Aaron Orman spends his days monitoring green dots on an on-screen map of London. Orman, UK and Ireland head of operations for e-scooter and e-bike hire operator Tier, scrutinises the dots — which show the locations of the company’s vehicles — for signs they are wrongly parked, their batteries are flat or they need repair. He assigns staff to resolve any problems.
Tier, based in Berlin, says its expertise at tracking vehicles and keeping them charged, well-maintained and in designated parking spaces is a key advantage in the crowded “micromobility” market to provide bike, scooter and other lightweight personal transport services.
The operator hopes that its knowhow, developed through operating in more than 560 cities in 33 countries, will ensure it survives in a fast-growing sector scrambling to achieve reliable profitability.
Yet Tier faces competition that has rapidly intensified as improved electric motors and batteries, better mobile phone technology and, in recent years, venture-capital financing have spawned micromobility start-ups across the industrialised world.
Its rivals are other multinational companies, including San Francisco-based Lime and Sweden’s Voi, and local, single-city operators. In London, one of its strongest competitors is the e-bike hire company HumanForest, which operates only in the British capital.
Alongside “dockless” systems such as Tier’s, where users leave a vehicle on the street after use, many cities also offer longer-established bike-hire using docks. Another group of companies provides long-term rentals of bicycles for a monthly subscription.
However, Will Norman, the London mayor’s cycling and walking commissioner, said the sector remained “immature”.
The industry has already experienced one wave of start-ups that arrived then disappeared into insolvency. Beijing-based ofo started offering its dockless bikes in London in 2018, but halted operations when its parent collapsed a year later.
The vulnerability of some of the current generation of companies was exposed earlier this month when Bird, a Miami-based operator of e-scooters, warned it might not be able to stay in business unless it could raise new capital.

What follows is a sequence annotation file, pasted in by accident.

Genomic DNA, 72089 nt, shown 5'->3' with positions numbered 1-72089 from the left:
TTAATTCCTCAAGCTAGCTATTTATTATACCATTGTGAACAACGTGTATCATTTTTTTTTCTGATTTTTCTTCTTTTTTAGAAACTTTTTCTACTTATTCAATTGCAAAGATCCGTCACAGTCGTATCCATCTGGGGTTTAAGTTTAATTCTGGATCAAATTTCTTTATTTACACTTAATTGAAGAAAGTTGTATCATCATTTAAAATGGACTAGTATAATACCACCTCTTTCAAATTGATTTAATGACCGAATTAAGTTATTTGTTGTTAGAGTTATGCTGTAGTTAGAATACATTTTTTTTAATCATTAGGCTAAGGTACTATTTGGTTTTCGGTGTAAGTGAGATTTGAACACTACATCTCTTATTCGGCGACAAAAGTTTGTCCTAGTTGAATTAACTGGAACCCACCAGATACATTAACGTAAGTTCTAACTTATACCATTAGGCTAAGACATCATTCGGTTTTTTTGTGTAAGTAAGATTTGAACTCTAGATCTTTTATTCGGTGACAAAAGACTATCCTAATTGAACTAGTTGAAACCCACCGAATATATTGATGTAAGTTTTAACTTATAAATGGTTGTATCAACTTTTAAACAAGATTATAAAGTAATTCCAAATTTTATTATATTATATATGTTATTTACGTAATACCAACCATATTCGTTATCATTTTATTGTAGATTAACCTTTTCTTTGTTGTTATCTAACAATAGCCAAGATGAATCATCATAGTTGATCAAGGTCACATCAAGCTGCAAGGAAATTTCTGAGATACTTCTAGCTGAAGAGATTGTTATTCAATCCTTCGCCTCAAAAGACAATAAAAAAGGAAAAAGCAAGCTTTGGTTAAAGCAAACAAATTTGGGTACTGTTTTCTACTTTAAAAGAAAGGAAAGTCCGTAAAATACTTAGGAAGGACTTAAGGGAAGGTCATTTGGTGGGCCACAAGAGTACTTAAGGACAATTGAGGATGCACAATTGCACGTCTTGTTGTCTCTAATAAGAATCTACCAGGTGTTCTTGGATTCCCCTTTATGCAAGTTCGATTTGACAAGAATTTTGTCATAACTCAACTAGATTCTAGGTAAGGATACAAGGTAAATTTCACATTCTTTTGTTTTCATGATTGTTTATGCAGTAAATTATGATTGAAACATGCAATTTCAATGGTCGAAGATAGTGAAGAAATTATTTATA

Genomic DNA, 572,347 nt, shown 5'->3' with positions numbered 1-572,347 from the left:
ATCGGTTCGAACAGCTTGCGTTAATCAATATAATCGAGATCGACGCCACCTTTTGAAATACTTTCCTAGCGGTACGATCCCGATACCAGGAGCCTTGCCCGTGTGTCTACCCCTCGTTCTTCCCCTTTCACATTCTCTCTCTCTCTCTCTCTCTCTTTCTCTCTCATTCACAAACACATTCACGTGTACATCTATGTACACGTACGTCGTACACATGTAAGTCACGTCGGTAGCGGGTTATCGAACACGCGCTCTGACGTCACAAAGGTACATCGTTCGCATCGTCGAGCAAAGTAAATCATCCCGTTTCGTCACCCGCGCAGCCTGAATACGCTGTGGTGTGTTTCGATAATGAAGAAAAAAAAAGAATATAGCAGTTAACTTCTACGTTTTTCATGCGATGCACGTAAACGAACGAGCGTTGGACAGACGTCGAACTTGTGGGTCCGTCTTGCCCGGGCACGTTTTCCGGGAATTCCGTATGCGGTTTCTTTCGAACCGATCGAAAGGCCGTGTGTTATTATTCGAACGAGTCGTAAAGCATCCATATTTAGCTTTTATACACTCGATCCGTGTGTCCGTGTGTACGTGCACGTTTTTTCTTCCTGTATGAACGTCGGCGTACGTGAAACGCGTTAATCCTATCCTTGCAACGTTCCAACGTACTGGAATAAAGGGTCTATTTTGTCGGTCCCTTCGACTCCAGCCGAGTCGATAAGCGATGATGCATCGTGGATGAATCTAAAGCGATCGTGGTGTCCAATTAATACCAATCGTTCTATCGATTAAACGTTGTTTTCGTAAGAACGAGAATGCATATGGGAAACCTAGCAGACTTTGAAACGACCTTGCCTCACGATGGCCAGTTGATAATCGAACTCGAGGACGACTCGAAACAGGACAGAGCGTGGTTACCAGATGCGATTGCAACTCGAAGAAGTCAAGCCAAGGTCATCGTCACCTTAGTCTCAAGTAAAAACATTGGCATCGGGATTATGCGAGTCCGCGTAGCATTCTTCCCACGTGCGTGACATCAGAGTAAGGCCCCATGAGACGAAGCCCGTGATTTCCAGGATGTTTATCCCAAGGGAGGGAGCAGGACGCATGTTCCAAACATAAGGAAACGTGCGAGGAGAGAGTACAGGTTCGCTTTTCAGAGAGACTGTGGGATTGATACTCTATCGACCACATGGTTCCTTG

“Clearly, their business models need to be standalone, independent of additional capital in the long run, for this to be a sustainable solution for the city,” Norman said.
Experience had nevertheless demonstrated Londoners’ enthusiasm for micromobility, Norman added. Trips by bicycles of all kinds were 24 per cent higher between March and mid-June this year than in the same period of pre-pandemic 2019, according to Transport for London, the mayor’s transport organisation.
Users made an average of 45,000 trips a week in London on hired e-scooters in June and July this year. The vehicles, which are otherwise banned on UK roads, are available under a trial involving three operators, including Tier.
The picture is similar elsewhere. Daily use of New York’s docked bike-share system more than doubled from 22,000 to 56,000 between its introduction in 2013 and 2019.
Figures from data provider Fluctuo this year showed that in 22 European cities micromobility trips — including shared car and electric moped use as well as e-scooters and cycling — were up 48 per cent in the second quarter of 2022 against a year earlier.
“They’re obviously popular — they’re being well used,” Norman said of micromobility systems.
The range of options was clear one weekday morning near the picturesque St George the Martyr church in Borough, south London. Four Tier e-scooters were lined up under the church’s red-brick walls, along with three from Lime and nine from Dott, an Amsterdam-based operator.
There were also seven HumanForest e-bikes and one from Dott. The neighbouring public bike parking contained an e-bike on long-term hire from Swapfiets, a Dutch bike subscription service.
Wayne Ting, Lime’s chief executive, said his company stood out for its superior vehicles. Lime claims to be the industry’s “number one player” by revenue and riders. Uber, the ride-hailing company, is a significant investor in the company, having led a funding round that raised $170mn in 2018.